Congratulations to Chris Martin, CCIE# 34310, according to IPExpert’s Successful Candidates page. Thanks to Windows Calculator and my non-binary math skills, that means we’ve had 5,000 new numbers since my pass back in June. That’s not counting the repeat passes that keep the same number. The new numbers have been skyrocketing in the last 3 months, shooting up over 2,000 since Blake Krone passed his lab at the end of October.
I’ve heard a lot of interesting theories in the past couple of weeks about why the numbers are shooting up so quickly. Some attribute it to the official Cisco 360 training program churning out candidates left and right. There are also those that believe there is something hinkey is going on with the numbering scheme. Is Cisco pre-allocating numbers to each lab seat every day and then discarding them if the lab isn’t passed? Are they counting by even numbers now? Is the numbering now logarithmic? Add in the recent troubles that Marc La Porte has had with Cisco and his unofficial CCIE Hall of Fame Webpage and the conspiracy theories started spreading like wildfire. Why is Cisco trying to take down the page? Are they trying to hide something?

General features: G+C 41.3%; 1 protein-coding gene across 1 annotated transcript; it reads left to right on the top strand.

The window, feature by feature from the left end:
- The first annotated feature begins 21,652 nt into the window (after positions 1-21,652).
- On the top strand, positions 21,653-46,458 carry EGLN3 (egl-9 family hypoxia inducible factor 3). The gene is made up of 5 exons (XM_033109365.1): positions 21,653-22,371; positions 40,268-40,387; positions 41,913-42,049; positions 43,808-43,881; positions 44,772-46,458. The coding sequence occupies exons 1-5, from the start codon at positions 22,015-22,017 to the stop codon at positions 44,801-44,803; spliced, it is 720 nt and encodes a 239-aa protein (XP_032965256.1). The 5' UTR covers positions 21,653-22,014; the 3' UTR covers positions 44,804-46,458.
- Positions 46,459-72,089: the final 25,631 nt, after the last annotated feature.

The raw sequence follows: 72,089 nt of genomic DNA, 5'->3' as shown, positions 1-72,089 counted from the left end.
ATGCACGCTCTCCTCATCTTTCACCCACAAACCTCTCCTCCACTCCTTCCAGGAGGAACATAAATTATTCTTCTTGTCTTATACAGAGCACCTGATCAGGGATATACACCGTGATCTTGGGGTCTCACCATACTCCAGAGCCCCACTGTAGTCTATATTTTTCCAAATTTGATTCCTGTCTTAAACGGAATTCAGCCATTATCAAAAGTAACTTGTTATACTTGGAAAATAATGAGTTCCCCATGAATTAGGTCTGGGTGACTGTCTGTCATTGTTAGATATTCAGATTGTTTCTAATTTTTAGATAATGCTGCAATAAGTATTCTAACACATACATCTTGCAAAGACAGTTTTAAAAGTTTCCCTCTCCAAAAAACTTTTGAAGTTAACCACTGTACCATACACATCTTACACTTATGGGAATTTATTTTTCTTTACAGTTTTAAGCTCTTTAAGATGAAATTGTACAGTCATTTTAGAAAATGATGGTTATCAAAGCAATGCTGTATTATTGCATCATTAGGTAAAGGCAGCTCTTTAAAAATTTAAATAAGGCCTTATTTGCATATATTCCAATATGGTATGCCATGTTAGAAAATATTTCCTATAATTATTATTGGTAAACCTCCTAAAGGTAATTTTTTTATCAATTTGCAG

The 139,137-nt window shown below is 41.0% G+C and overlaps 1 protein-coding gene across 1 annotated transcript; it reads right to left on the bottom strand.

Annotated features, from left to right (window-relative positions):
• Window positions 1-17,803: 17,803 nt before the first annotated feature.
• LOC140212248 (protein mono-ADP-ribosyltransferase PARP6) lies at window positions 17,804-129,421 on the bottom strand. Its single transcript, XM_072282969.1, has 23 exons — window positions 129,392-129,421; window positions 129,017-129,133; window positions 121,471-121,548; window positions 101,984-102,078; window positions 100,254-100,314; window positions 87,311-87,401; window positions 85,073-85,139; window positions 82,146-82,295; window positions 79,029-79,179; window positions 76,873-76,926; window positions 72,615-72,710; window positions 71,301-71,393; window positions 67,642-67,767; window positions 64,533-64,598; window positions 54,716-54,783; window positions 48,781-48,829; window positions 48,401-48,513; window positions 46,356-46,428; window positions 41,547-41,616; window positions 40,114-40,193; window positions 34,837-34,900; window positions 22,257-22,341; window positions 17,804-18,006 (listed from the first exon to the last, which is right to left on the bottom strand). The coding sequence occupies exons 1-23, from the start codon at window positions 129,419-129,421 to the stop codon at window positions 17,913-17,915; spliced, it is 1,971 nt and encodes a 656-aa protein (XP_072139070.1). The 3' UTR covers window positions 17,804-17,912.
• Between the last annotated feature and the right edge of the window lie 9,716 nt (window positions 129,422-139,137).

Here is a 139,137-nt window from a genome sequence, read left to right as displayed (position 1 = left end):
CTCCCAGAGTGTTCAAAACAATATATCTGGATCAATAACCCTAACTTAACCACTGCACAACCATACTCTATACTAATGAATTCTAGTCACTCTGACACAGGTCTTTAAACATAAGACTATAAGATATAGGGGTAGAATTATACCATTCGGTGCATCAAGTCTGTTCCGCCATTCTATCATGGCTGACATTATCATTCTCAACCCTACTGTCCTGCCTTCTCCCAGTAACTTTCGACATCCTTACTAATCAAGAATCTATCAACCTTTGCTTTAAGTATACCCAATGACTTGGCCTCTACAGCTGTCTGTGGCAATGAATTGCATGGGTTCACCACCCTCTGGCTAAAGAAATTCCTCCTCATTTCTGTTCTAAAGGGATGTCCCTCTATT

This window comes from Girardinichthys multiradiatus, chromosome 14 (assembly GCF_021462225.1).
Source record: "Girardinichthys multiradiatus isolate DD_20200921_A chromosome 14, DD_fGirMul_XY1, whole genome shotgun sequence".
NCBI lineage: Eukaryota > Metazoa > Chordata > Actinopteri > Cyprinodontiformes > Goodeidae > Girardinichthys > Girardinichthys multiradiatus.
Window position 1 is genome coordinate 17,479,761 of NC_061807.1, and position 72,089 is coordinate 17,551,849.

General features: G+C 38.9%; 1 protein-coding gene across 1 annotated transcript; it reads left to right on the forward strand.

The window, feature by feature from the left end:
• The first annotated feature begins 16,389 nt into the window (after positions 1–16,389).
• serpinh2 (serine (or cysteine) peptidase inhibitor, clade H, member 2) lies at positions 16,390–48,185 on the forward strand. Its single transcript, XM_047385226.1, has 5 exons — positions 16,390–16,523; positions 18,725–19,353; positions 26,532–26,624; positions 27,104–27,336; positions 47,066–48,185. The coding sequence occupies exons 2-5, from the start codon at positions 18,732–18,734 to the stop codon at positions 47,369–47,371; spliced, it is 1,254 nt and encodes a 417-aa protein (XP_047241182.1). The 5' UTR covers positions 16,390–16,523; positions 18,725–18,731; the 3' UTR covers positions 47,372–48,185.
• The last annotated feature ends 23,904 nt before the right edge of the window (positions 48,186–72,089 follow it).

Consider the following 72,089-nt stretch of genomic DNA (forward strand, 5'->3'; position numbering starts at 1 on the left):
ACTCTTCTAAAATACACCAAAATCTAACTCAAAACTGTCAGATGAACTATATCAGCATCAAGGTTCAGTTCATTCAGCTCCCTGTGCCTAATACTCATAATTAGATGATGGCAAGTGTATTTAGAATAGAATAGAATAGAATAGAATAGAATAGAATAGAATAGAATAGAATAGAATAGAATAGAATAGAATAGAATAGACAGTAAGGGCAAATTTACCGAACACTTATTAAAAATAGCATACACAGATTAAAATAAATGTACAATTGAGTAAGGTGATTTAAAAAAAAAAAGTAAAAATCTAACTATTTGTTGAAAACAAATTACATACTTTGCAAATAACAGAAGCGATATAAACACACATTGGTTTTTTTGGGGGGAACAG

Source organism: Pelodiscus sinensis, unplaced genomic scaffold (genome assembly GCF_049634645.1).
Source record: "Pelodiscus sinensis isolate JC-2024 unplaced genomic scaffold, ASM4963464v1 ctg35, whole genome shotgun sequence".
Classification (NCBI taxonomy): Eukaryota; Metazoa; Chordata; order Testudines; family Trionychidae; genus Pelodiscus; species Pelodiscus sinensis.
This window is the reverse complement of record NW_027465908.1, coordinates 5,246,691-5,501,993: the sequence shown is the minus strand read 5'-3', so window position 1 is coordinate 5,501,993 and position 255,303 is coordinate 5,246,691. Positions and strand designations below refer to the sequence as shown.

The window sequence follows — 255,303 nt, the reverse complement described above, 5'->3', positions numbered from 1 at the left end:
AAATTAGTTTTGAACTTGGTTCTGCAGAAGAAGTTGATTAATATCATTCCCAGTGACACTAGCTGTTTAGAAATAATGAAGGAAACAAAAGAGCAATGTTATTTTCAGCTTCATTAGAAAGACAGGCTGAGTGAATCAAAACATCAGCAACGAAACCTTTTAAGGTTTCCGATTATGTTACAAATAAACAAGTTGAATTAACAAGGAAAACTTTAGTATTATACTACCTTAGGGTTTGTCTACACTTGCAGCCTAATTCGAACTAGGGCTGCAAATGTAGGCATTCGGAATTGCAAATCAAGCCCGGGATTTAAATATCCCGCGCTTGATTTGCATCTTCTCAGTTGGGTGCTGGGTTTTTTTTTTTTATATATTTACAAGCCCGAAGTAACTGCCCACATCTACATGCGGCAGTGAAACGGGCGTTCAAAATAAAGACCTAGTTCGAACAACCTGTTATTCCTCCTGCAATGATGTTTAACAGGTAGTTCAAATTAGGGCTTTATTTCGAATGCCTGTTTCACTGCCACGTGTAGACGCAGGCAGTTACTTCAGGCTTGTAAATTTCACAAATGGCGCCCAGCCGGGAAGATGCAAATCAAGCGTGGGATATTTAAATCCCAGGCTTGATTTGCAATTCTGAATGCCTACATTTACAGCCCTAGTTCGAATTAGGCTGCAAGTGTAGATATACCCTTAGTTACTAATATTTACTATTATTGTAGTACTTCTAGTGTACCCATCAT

After listening to all the theories and rumors and some of the more outlandish theories that I didn’t even bother to put down, I keep thinking back to a conversation that I had with Terry Slattery back at Cisco Live 2011. Being the fanboy that I am, I had a chance to ask Terry what he thought about the CCIE numbers climbing ever so higher. Some of the thoughts he shared with me were rather intriguing and got me to thinking about things in a light that I hadn’t really considered before. With the acceleration of the new numbers being spit out, I think now more than ever that Terry might have been on to something.